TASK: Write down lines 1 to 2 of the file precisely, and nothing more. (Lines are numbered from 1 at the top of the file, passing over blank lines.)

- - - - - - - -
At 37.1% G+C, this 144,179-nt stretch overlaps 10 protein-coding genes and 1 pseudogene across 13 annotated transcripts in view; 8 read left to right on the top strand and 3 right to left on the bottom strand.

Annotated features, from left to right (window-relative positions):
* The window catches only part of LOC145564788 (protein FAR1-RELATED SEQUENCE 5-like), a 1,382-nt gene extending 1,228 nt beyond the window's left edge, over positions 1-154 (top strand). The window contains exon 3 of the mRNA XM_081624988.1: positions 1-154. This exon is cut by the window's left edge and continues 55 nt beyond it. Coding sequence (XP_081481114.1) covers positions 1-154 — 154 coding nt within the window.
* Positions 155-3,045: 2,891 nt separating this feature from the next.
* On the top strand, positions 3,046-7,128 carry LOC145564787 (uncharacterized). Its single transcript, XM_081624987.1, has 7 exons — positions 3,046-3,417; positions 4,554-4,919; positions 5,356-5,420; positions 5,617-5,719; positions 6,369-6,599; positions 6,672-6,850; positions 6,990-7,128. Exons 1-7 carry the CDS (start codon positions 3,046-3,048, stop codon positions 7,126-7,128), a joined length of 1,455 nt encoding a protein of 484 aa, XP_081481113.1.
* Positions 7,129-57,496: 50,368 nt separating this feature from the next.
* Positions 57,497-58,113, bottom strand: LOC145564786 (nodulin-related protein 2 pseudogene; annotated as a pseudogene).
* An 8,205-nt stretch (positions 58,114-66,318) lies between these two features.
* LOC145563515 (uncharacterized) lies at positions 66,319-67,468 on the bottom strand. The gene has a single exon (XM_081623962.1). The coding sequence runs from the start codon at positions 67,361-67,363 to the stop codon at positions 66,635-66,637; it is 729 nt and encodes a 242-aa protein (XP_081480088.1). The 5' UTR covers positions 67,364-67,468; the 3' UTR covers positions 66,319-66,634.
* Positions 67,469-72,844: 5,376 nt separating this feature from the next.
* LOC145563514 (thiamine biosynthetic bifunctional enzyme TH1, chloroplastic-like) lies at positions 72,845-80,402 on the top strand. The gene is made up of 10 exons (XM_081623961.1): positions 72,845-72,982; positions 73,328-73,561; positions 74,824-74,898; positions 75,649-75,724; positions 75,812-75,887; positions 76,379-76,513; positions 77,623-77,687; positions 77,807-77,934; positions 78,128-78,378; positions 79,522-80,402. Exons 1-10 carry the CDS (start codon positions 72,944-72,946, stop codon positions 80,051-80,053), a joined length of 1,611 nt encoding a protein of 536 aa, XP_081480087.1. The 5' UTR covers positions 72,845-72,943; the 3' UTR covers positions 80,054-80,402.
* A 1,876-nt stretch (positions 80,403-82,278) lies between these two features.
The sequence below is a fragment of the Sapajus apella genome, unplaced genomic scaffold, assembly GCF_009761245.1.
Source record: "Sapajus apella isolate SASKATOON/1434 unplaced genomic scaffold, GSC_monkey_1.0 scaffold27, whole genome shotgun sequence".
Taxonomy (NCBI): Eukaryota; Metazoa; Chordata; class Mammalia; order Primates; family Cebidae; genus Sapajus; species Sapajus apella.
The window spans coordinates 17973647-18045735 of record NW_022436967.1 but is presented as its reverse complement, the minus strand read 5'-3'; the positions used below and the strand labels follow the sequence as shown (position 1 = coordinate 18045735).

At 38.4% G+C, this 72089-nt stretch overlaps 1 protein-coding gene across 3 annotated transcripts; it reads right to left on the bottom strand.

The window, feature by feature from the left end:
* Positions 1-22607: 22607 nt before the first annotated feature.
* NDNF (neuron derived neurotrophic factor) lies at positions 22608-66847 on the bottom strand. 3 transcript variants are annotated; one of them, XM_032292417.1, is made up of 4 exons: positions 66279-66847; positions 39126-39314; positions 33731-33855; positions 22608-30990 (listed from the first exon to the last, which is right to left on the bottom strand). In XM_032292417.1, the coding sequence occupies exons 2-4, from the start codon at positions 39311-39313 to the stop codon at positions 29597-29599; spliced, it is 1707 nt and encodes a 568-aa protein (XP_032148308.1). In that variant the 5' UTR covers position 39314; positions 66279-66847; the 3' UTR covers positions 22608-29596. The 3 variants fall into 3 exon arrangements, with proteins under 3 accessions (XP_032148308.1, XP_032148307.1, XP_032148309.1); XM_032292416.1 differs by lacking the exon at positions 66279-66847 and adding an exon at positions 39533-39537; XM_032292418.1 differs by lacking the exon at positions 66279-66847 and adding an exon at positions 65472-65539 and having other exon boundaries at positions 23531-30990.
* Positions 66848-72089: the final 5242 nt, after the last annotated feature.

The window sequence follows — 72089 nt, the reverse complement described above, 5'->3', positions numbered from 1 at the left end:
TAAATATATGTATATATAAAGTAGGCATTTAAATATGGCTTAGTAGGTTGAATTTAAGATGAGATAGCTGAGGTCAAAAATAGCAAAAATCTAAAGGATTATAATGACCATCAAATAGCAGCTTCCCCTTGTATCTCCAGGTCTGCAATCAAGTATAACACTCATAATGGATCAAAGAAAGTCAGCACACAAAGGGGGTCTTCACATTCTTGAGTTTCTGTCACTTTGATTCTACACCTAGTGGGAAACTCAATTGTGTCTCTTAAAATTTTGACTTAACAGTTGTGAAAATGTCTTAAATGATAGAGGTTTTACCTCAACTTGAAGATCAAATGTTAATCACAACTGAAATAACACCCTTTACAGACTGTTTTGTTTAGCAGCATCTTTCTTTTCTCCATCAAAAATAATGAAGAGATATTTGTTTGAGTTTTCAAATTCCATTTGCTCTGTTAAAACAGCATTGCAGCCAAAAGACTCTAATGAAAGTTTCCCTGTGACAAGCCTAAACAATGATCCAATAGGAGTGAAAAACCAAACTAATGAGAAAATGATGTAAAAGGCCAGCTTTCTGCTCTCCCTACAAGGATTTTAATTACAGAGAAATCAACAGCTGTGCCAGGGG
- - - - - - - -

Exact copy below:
At 37.1% G+C, this 144,179-nt stretch overlaps 10 protein-coding genes and 1 pseudogene across 13 annotated transcripts in view; 8 read left to right on the top strand and 3 right to left on the bottom strand.

Annotated features, from left to right (window-relative positions):